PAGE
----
Monday Pharmaceutical Mystery: February 18

What is causing this young, healthy woman to lose her hair?

A woman aged about 30 years comes into your pharmacy to buy vitamins. She comments that she has thinning hair.

You start to explain that many medical conditions could cause hair loss, but she interrupts you and says she has been to many medical experts and they all say she is completely healthy. Her thyroid and other hormones are all in perfect range. She has no autoimmune diseases, and her doctors say she is in perfect health.

She takes no medications and is into natural medicine. The woman also is on the Paleo diet. Then, she mentions that she does have a funny taste in her mouth, a sort of a garlicy/metallic taste.

She is buying more biotin and a senior multivitamin with extra zinc and selenium.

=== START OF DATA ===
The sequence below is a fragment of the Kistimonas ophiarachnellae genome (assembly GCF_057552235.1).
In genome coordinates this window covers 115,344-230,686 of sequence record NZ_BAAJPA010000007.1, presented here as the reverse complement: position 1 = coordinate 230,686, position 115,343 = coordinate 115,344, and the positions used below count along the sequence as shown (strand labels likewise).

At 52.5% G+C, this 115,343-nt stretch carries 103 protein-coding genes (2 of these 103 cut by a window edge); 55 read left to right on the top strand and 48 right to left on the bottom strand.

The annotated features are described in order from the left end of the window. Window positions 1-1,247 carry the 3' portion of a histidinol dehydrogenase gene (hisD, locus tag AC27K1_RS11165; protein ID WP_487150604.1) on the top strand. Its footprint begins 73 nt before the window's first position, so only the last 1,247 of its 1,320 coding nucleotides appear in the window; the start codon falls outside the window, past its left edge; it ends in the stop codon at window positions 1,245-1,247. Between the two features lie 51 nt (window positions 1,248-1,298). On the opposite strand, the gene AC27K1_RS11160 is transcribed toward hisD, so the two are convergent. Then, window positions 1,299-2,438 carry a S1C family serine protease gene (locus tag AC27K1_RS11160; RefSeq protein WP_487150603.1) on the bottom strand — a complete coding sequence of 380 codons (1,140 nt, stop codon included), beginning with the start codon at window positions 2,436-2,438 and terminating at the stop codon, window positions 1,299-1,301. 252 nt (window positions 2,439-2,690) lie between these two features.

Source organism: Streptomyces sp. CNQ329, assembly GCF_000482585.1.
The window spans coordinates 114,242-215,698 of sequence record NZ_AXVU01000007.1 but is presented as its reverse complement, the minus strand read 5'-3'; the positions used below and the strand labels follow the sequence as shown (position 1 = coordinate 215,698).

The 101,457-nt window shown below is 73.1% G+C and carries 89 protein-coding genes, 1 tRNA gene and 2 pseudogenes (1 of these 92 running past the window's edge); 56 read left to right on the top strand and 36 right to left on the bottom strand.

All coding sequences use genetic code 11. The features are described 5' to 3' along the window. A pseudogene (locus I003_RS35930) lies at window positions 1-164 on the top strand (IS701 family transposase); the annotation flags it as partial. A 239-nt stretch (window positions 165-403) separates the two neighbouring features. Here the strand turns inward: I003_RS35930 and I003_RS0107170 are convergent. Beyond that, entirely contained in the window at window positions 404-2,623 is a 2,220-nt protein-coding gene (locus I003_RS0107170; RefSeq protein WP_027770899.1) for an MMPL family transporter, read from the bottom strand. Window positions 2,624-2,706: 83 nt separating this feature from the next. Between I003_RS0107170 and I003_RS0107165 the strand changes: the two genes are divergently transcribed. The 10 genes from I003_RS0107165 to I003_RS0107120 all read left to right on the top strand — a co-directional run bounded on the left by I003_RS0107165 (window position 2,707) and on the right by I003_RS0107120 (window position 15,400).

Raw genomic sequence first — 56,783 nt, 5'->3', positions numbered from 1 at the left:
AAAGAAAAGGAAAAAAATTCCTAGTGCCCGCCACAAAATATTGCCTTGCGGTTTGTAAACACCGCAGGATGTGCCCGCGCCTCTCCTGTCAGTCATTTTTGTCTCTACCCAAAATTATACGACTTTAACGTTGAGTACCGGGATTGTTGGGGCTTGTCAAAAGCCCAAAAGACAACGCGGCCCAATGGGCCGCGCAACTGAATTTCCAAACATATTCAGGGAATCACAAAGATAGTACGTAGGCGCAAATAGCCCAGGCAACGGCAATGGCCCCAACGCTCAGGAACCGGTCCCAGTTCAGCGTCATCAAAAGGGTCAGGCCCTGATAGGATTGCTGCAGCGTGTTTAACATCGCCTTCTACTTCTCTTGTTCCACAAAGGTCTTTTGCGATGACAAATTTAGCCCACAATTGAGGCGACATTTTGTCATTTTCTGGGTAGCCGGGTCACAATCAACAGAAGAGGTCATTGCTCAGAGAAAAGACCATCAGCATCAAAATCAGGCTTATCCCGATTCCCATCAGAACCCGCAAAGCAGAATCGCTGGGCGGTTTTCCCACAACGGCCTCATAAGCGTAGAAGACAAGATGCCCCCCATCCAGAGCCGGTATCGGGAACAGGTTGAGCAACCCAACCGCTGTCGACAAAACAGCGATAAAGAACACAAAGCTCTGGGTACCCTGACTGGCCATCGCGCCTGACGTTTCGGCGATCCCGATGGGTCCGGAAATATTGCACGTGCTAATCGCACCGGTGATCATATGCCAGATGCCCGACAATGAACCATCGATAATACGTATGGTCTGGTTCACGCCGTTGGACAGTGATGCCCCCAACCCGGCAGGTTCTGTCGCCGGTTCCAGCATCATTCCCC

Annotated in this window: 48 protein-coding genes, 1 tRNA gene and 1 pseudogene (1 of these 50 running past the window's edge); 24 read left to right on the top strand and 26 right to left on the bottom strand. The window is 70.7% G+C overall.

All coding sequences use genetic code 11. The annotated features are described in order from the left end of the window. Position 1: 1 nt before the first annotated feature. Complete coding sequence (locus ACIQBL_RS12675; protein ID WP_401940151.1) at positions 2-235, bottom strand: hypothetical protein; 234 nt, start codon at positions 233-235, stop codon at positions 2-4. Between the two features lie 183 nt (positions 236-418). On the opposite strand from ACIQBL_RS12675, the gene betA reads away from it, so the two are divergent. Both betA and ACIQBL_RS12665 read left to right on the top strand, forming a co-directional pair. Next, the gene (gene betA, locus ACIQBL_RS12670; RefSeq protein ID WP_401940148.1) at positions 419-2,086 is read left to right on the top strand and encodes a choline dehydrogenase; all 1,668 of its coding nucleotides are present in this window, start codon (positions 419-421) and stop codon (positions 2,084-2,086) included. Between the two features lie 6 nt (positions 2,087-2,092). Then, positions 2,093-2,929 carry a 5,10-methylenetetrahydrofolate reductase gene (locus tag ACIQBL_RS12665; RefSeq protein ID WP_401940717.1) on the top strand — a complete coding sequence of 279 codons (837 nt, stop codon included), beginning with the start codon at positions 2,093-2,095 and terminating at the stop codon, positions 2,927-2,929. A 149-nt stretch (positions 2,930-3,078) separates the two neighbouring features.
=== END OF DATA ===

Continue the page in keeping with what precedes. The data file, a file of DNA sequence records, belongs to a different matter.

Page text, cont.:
Mystery: What is causing the hair loss and the funny taste in her mouth?

Solution: A high dose of selenium is causing the hair loss. Biotin, zinc and multivitamins might help, but the selenium needs to be eliminated. The woman also might want to avoid foods high in selenium, such as Brazil nuts, until the funny taste in her mouth resolves.

The Food and Nutrition Board has established upper intake levels for selenium from food and supplements based on the amounts of selenium that are associated with hair loss and nail brittleness. Ages 14 years and older should not exceed 400 mcg per day and that includes selenium from food sources.

Reference

National Institutes of Health. Health Information; Selenium. NIH Office of Dietary Supplements. [website] https://ods.od.nih.gov/factsheets/Selenium-HealthProfessional/. Updated September 28, 2018. Accessed February 15, 2019.